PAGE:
If you are keeping track, and it is hard, be sure to add Plan N (Calling comments at a press conference treason) to the list of “resistance” impeachment and removal plots. Oh, heck, I need to update the list anyway: Continue reading

Of Nicki Menaj, Punching Down, Social Media Mobs, And The Burgeoning Culture Of Intimidation

Let’s hear it for Nicki Minaj, everyone! Such a profound insight on the nature of character!  And what an idiot!

Somewhere, somehow, even before Maxine Waters decided to sic every frustrated progressive on Trump officials who just want to enjoy every citizen’s right to the pursuit of happiness, the unethical concept that it is acceptable, indeed virtuous, to harass, harm and and attempt to destroy people because you don’t agree with them took root. Social media has been a prime carrier of this uncivilized and undemocratic plague, and this was a recent, and frightening, example.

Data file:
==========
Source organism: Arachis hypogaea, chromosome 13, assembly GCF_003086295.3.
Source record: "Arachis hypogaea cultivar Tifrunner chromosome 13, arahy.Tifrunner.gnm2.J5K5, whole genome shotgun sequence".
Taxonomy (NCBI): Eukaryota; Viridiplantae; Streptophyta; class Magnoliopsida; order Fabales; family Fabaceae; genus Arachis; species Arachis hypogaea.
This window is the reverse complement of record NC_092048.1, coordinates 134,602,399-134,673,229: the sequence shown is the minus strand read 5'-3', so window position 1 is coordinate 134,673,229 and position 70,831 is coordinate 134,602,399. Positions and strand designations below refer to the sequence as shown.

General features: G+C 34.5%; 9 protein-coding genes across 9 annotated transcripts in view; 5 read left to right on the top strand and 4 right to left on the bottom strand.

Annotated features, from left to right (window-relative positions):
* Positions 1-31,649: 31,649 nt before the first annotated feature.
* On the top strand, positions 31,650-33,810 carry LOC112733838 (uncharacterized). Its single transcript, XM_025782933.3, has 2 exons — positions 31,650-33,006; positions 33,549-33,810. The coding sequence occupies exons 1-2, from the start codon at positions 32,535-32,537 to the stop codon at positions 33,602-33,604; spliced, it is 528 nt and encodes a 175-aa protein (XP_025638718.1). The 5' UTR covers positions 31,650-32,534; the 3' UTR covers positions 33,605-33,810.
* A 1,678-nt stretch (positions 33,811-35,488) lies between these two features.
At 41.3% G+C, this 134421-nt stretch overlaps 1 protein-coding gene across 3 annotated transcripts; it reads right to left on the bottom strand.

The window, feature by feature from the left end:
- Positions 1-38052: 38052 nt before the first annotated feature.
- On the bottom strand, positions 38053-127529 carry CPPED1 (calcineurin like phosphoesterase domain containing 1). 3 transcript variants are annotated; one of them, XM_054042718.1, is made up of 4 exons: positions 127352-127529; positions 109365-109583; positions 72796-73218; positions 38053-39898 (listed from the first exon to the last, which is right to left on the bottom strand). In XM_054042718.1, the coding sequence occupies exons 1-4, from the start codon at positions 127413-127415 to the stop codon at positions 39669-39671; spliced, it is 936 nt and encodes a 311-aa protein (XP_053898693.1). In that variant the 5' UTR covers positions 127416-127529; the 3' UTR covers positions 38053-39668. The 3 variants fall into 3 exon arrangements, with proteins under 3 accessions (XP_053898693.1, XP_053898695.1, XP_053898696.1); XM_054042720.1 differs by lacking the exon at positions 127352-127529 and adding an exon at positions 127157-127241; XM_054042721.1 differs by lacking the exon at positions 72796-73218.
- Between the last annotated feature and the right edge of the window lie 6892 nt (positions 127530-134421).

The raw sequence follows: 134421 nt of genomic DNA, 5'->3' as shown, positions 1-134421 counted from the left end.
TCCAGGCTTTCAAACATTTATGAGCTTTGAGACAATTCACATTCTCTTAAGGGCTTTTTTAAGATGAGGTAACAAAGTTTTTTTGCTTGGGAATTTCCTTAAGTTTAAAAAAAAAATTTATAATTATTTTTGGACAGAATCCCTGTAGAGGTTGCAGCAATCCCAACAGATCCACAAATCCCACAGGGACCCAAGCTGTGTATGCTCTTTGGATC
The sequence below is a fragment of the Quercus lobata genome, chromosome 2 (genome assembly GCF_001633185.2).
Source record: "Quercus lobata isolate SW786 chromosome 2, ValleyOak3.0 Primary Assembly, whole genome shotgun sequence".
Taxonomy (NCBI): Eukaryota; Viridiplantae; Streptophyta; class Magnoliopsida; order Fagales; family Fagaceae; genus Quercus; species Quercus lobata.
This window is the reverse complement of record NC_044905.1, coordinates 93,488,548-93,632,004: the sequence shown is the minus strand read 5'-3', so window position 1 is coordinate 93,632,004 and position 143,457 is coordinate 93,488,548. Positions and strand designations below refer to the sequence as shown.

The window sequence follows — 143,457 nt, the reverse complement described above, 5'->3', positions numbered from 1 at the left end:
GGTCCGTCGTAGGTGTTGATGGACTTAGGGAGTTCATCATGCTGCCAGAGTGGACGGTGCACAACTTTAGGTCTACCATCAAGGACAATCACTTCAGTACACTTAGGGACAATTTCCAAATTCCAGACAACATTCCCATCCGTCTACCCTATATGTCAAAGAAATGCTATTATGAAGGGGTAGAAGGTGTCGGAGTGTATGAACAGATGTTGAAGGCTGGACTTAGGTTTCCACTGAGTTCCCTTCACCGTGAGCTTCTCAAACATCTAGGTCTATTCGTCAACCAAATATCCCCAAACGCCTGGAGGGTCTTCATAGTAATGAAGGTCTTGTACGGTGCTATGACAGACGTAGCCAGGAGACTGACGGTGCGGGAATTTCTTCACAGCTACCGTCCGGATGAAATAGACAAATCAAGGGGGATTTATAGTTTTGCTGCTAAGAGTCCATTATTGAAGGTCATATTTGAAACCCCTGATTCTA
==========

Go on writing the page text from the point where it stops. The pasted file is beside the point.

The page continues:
Wanna Thompson is a freelance writer based in Toronto whose personal website and social media accounts give her a platform as a cultural critic. Last month  she posted a tweet  about recording and concert artist Nicki Minaj, whose nasal voice is among the most irritating sounds in all of hip-hop. Thompson was trying to prompt a discussion–you know, like I do on Ethics Alarms.

“You know how dope it would be if Nicki put out mature content?” she wrote to her then 14,000 or so Twitter followers. “No silly” stuff, she added, “Just reflecting on past relationships, being a boss, hardships, etc. She’s touching 40 soon, a new direction is needed.”

In an epic instance of punching down and abusing celebrity power, the thin-skinned Minaj attacked the woman on social media, and triggered her many fans to do the same. Continue reading